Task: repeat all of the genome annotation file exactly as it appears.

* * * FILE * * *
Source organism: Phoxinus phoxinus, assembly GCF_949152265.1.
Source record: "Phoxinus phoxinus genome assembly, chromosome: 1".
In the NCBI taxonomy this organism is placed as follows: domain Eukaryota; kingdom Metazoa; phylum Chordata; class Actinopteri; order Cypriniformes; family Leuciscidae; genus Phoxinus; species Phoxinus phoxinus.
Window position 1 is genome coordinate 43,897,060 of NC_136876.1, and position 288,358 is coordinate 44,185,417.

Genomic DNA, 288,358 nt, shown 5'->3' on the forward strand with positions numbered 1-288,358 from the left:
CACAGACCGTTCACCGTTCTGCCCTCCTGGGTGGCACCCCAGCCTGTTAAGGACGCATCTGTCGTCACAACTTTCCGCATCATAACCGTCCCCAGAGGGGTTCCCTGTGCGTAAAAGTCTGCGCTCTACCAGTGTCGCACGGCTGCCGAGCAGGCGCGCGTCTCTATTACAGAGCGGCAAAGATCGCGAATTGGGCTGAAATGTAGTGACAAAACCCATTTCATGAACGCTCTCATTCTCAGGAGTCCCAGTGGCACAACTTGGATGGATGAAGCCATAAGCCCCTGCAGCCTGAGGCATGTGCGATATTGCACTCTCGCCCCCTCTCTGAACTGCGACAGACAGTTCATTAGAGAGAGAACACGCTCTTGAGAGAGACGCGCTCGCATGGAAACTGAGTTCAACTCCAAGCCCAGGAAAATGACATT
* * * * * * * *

Source organism: Phoxinus phoxinus, assembly GCF_949152265.1.
Source record: "Phoxinus phoxinus genome assembly, chromosome: 1".
In the NCBI taxonomy this organism is placed as follows: domain Eukaryota; kingdom Metazoa; phylum Chordata; class Actinopteri; order Cypriniformes; family Leuciscidae; genus Phoxinus; species Phoxinus phoxinus.
Window position 1 is genome coordinate 43,897,060 of NC_136876.1, and position 288,358 is coordinate 44,185,417.

Genomic DNA, 288,358 nt, shown 5'->3' on the forward strand with positions numbered 1-288,358 from the left:
CACAGACCGTTCACCGTTCTGCCCTCCTGGGTGGCACCCCAGCCTGTTAAGGACGCATCTGTCGTCACAACTTTCCGCATCATAACCGTCCCCAGAGGGGTTCCCTGTGCGTAAAAGTCTGCGCTCTACCAGTGTCGCACGGCTGCCGAGCAGGCGCGCGTCTCTATTACAGAGCGGCAAAGATCGCGAATTGGGCTGAAATGTAGTGACAAAACCCATTTCATGAACGCTCTCATTCTCAGGAGTCCCAGTGGCACAACTTGGATGGATGAAGCCATAAGCCCCTGCAGCCTGAGGCATGTGCGATATTGCACTCTCGCCCCCTCTCTGAACTGCGACAGACAGTTCATTAGAGAGAGAACACGCTCTTGAGAGAGACGCGCTCGCATGGAAACTGAGTTCAACTCCAAGCCCAGGAAAATGACATT